Doctors test the blood for CA 125 to:
- Help diagnose ovarian cancer in women at risk for developing ovarian cancer
- Identify recurrent ovarian cancer in women who have been treated before
- Help predict the outcome of treatment in women with ovarian cancer and other related cancers, such as fallopian tube and primary peritoneal cancers
- Check how a woman is responding to treatment
- Screen for ovarian, primary peritoneal, and fallopian tube cancers in high-risk women or in women with abnormal findings on examination or ultrasound
- Use as a marker to determine the risk of malignancy before surgery
What Is CA 125?
CA 125 (cancer antigen 125) is a sugar-associated protein (glycoprotein) in the blood that is considered a biomarker (or “tumor marker”) because it is found in greater concentrations in ovarian cancer cells.
What Level of CA 125 Indicates Cancer?
The normal range for CA 125 is 0 to 35 units/ml. While a CA 125 level over 35 may indicate cancer, it does not always mean the person has cancer. A CA 125 level over 35 is only a potential indicator.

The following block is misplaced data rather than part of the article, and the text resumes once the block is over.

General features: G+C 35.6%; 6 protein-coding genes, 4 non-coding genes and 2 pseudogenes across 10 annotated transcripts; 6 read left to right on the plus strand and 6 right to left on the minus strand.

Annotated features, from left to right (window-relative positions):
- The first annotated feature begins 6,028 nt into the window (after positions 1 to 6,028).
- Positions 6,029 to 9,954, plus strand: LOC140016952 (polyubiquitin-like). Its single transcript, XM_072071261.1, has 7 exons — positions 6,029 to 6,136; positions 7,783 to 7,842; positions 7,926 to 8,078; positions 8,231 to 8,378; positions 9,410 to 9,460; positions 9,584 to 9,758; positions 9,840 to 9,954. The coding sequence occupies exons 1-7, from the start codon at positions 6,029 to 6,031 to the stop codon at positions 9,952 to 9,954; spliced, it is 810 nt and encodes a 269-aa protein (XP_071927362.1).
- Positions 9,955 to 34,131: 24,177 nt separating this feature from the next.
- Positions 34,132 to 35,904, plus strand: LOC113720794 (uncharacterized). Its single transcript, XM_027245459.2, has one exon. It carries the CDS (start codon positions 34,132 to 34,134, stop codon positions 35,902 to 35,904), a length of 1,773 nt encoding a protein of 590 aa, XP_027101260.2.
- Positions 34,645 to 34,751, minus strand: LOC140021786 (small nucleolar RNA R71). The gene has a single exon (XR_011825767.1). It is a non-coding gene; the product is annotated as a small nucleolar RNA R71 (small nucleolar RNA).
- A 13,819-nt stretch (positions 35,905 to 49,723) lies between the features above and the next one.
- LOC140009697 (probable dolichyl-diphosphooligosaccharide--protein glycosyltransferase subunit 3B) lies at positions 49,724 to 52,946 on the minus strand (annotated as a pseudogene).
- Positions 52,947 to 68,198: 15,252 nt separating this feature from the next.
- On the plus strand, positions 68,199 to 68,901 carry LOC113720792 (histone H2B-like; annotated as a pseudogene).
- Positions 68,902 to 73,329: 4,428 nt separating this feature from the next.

- If a woman has not been previously diagnosed with ovarian cancer, high levels indicate further testing is needed to make a diagnosis.
- If a woman has been previously treated for ovarian cancer and CA 125 levels are high, it may mean cancer has returned. More tests would be needed to make an ovarian cancer diagnosis.
|CA 125 Levels (units/mL)||Potential Cancer|
|0 – 35 (normal)||Unlikely to have cancer. 99% of the time, it means no cancer.|
|>35 (high)||Possible cancer. More tests will be needed for a diagnosis.|
What Are Limits of the CA 125 Test?
Limits of the CA 125 test include:
- CA 125 is only elevated in about 50% of women with early-stage ovarian cancer and 85% of women with advanced ovarian cancer, which means a woman may have ovarian cancer and levels of CA 125 may not be elevated
- Levels of CA 125 do not correlate with the stage of cancer
- Several noncancerous conditions can also cause an increase CA 125 levels, including:
- CA 125 measurements are not recommended for screening women with a low risk for developing ovarian cancer